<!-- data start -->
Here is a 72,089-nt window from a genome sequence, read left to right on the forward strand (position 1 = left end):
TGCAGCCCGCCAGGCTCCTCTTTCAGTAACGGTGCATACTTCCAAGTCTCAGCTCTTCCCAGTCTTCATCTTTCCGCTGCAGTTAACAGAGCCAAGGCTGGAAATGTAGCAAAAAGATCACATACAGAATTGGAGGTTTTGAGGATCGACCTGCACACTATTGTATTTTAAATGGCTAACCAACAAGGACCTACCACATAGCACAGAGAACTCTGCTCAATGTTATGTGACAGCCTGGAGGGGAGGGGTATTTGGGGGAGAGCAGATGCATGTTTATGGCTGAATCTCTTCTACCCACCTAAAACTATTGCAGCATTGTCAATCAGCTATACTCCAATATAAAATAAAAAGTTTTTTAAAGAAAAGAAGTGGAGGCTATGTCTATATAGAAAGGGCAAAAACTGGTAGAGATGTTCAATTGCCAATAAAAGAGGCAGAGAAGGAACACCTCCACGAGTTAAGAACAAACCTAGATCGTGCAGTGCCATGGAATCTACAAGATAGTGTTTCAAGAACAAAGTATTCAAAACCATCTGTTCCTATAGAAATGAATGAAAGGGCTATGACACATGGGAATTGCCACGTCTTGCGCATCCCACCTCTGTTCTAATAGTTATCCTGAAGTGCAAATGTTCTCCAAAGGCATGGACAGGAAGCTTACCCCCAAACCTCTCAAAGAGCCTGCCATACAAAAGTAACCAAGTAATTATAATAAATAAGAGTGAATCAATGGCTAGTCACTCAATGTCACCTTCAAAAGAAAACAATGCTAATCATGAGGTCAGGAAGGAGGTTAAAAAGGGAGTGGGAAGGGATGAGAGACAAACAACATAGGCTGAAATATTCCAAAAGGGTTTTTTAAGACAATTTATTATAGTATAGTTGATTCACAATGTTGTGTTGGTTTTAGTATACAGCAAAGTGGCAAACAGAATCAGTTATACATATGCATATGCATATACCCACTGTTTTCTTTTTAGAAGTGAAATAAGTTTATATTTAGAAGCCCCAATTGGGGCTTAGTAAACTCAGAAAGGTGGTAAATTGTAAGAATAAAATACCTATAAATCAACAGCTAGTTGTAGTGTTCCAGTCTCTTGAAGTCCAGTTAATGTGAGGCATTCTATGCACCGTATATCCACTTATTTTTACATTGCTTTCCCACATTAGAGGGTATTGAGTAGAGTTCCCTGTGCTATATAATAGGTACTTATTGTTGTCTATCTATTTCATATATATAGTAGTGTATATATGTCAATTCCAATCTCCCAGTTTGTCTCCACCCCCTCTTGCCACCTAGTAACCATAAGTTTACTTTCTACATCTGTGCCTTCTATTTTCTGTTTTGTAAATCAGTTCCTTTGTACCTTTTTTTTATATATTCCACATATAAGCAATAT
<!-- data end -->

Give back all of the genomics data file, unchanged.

Here is a 72,089-nt window from a genome sequence, read left to right on the forward strand (position 1 = left end):
TGCAGCCCGCCAGGCTCCTCTTTCAGTAACGGTGCATACTTCCAAGTCTCAGCTCTTCCCAGTCTTCATCTTTCCGCTGCAGTTAACAGAGCCAAGGCTGGAAATGTAGCAAAAAGATCACATACAGAATTGGAGGTTTTGAGGATCGACCTGCACACTATTGTATTTTAAATGGCTAACCAACAAGGACCTACCACATAGCACAGAGAACTCTGCTCAATGTTATGTGACAGCCTGGAGGGGAGGGGTATTTGGGGGAGAGCAGATGCATGTTTATGGCTGAATCTCTTCTACCCACCTAAAACTATTGCAGCATTGTCAATCAGCTATACTCCAATATAAAATAAAAAGTTTTTTAAAGAAAAGAAGTGGAGGCTATGTCTATATAGAAAGGGCAAAAACTGGTAGAGATGTTCAATTGCCAATAAAAGAGGCAGAGAAGGAACACCTCCACGAGTTAAGAACAAACCTAGATCGTGCAGTGCCATGGAATCTACAAGATAGTGTTTCAAGAACAAAGTATTCAAAACCATCTGTTCCTATAGAAATGAATGAAAGGGCTATGACACATGGGAATTGCCACGTCTTGCGCATCCCACCTCTGTTCTAATAGTTATCCTGAAGTGCAAATGTTCTCCAAAGGCATGGACAGGAAGCTTACCCCCAAACCTCTCAAAGAGCCTGCCATACAAAAGTAACCAAGTAATTATAATAAATAAGAGTGAATCAATGGCTAGTCACTCAATGTCACCTTCAAAAGAAAACAATGCTAATCATGAGGTCAGGAAGGAGGTTAAAAAGGGAGTGGGAAGGGATGAGAGACAAACAACATAGGCTGAAATATTCCAAAAGGGTTTTTTAAGACAATTTATTATAGTATAGTTGATTCACAATGTTGTGTTGGTTTTAGTATACAGCAAAGTGGCAAACAGAATCAGTTATACATATGCATATGCATATACCCACTGTTTTCTTTTTAGAAGTGAAATAAGTTTATATTTAGAAGCCCCAATTGGGGCTTAGTAAACTCAGAAAGGTGGTAAATTGTAAGAATAAAATACCTATAAATCAACAGCTAGTTGTAGTGTTCCAGTCTCTTGAAGTCCAGTTAATGTGAGGCATTCTATGCACCGTATATCCACTTATTTTTACATTGCTTTCCCACATTAGAGGGTATTGAGTAGAGTTCCCTGTGCTATATAATAGGTACTTATTGTTGTCTATCTATTTCATATATATAGTAGTGTATATATGTCAATTCCAATCTCCCAGTTTGTCTCCACCCCCTCTTGCCACCTAGTAACCATAAGTTTACTTTCTACATCTGTGCCTTCTATTTTCTGTTTTGTAAATCAGTTCCTTTGTACCTTTTTTTTATATATTCCACATATAAGCAATAT